John Petersen of The Arlington Institute talks about intra-national division in an interview with EnlightenNext about 1980s research on

remote viewing exercises. They asked twenty-five hundred people to envision the United States in the year 2030. About eighty-five percent of them reported the same thing: It’s a place with no government, divided politically into four quadrants, and everyone is living in small communities, some of which are very defensive and full of guns and others where people cooperate and work together. Then Stephan Schwartz, a man who was involved in the U.S. government’s remote viewing program developed during the Cold War to psychically spy on the Soviet Union, reported a very similar thing. In his remote viewing exercises, he asked thousands of people what North America would look like in the year 2050, and they said: “There’s no government; it’s split into four; there are these small communities.”

Weird? You bet. (Especially strange that the US hires both remote viewers and Peterson himself on occasion – hey, Minority Report isn’t the only place where precogs work – welcome to real life in the 21st century!) And speaking of those Russians, leading Russian political analyst and professor Igor Panarin has said since 1998 that the US will divide into separate parts. Last fall, he said he saw the signs of this happening in 2009…

six parts altogether. The first one is the Pacific Ocean coast of the USA. I can give you an example: 53% of San Francisco’s population is Chinese. The Governor of Washington state was an ethnic Chinese; its capital, Seattle, is called the gate of the Chinese emigration to the USA. It is obvious that the Pacific Ocean coast has been gradually influenced by China. The second part in the south is definitely the Mexicans. In some areas, Spanish has become the official language already. Then comes Texas which has been openly fighting for independence. The Atlantic coast has a totally different ethnos and mentality. It could be split into two parts as well. And we are left with two central depressive areas. May I remind you that five central states where the Indians live had announced their independence. It was perceived as a joke or a kind of a political show. But the fact remains the same. Canada is making a strong influence in the North. By the way, Russia may require returning Alaska, as it had been rented out… [Full interview here; HT Brittian Bullock]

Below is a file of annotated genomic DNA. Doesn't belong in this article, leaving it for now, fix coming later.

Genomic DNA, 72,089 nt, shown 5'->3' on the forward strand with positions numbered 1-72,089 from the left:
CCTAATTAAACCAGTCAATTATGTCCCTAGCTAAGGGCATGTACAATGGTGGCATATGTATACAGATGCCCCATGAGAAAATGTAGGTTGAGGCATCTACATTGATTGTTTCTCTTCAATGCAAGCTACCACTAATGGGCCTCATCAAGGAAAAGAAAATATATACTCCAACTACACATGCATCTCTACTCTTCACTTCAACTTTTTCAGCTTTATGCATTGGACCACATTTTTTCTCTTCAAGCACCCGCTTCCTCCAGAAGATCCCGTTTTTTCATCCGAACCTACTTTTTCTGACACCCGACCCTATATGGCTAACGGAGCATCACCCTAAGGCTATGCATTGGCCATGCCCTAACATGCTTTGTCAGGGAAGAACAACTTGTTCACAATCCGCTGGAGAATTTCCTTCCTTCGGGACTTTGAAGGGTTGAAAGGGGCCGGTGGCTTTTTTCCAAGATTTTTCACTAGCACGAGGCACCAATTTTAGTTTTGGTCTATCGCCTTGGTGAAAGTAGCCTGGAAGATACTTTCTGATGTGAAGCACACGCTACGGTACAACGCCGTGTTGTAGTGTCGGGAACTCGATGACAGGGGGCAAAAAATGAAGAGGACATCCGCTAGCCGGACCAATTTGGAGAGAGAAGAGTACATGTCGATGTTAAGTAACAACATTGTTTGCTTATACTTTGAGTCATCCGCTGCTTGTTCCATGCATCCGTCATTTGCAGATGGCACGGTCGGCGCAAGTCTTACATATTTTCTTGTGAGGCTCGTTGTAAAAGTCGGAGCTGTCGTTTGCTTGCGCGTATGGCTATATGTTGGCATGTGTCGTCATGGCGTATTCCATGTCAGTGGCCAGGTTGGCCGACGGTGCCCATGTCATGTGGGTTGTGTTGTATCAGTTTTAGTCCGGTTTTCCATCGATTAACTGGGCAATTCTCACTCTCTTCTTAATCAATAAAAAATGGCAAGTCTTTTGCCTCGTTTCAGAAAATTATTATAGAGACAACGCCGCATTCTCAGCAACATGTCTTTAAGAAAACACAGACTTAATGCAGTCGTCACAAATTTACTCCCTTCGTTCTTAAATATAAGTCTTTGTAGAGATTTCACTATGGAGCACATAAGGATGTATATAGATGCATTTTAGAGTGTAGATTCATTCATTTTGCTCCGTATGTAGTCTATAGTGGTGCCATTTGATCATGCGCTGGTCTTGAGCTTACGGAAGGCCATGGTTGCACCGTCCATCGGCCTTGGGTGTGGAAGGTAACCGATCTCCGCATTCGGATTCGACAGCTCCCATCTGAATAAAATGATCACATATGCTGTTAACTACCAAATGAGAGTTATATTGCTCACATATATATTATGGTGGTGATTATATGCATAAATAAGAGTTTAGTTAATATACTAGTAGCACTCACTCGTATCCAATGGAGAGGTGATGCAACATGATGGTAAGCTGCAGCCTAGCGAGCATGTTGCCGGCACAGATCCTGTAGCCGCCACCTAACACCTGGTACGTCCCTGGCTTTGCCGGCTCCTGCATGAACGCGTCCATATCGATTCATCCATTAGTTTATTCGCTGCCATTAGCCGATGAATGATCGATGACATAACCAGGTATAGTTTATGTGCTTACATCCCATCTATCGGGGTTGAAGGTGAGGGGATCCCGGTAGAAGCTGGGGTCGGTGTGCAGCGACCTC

What a fascinating psychographic, rooted in the unconcious minds of probably millions across the past several decades and now reaching a tipping point. My point is not to comment on the ultimate validity of such visions, but to say that we (I’m speaking to my tribe of foresight practicioners primarily and fellow USAmerican inhabitants secondarily) need to take these scenarios seriously, flesh them out vividly, explore their implications and then act, concsciously and creatively. And I hope that people of faith could embody life-giving practices in this coming shift, becoming leaves on the Tree of Life ‘for the healing of the nations.’

Our Composting God: Making Meaning of the Mess

My ever-thoughtful wife has written a post comparing house church practice with Communism. I suggest you read it, then come back to my comment here below…

Well, wife-o-mine, a ‘dictatorship of the proletariat’ was pretty tough to implement–it had never been done before! For years, Marxist thinkers and revolutionaries had fine-tuned their critique of capitalism, and it was largely quite valid. I think had they spent as much energy articulating what they were for, the transition from Russian czardom to a distributed system could have worked better and with less bloodshed.

Hmm…

As you no doubt know, I think that many of the critiques that we house-churchers have against more institutionally-driven expressions of Church are grounded in some solid intuition and research. And I also think that some of our positive visions of what a more egalitarian, ‘organic’ way of being under the guidance of the Spirit (or headship of Christ, as you put it) have beauty and merit too. BUT I’m thinking that maybe evolution is a better metaphor for what we’re seeking to embody than revolution. Lasting change tends to be gradual, and only then punctuated by a time of cataclysmic upheaval. We’ve been riding the wave of upheaval for awhile, but it might well be that greater humility toward established expressions are called for.

These days, instead of anticipating a remnant ‘torch of the testimony,’ I see Church History (and indeed, all history) as compost. At one point something was alive (and probably still is alive, in some manifestation), but then it died. After this, it begins to decompose-it might even stink a good deal. But that decomposing stew releases very helpful nutrients back into the soil–indeed, the soil itself is the product of eons of compost.

So even us ‘organic churches’ are planted in the soil of rich compost, of all that’s come before. We don’t need to eat from the Tree of Judgment, and determine what was good, bad, and ugly in the beliefs and actions of our forbears. Quaker, Anabaptist, Catholic, Pentecostal, Orthodox–and yes, even house church…it’s all our compost. It’s all our soil. And we have one big God–disclosed in Christ–who transcends and includes all of this, helping us discern what was most good, true and beautiful about these past (and continuing) expressions, to celebrate and wisely use today. And of course, we have our sacred text, contemporary context, and Holy Spirit subtext to help us weave new meanings and trajectories for today and tomorrow.

God is at work, fermenting God’s good creation. Let’s compost church today!

Recommended Reading:

The Seeker’s Way by Dave Fleming

Streams of Living Water by Richard Foster

A Generous Orthodoxy by Brian McLaren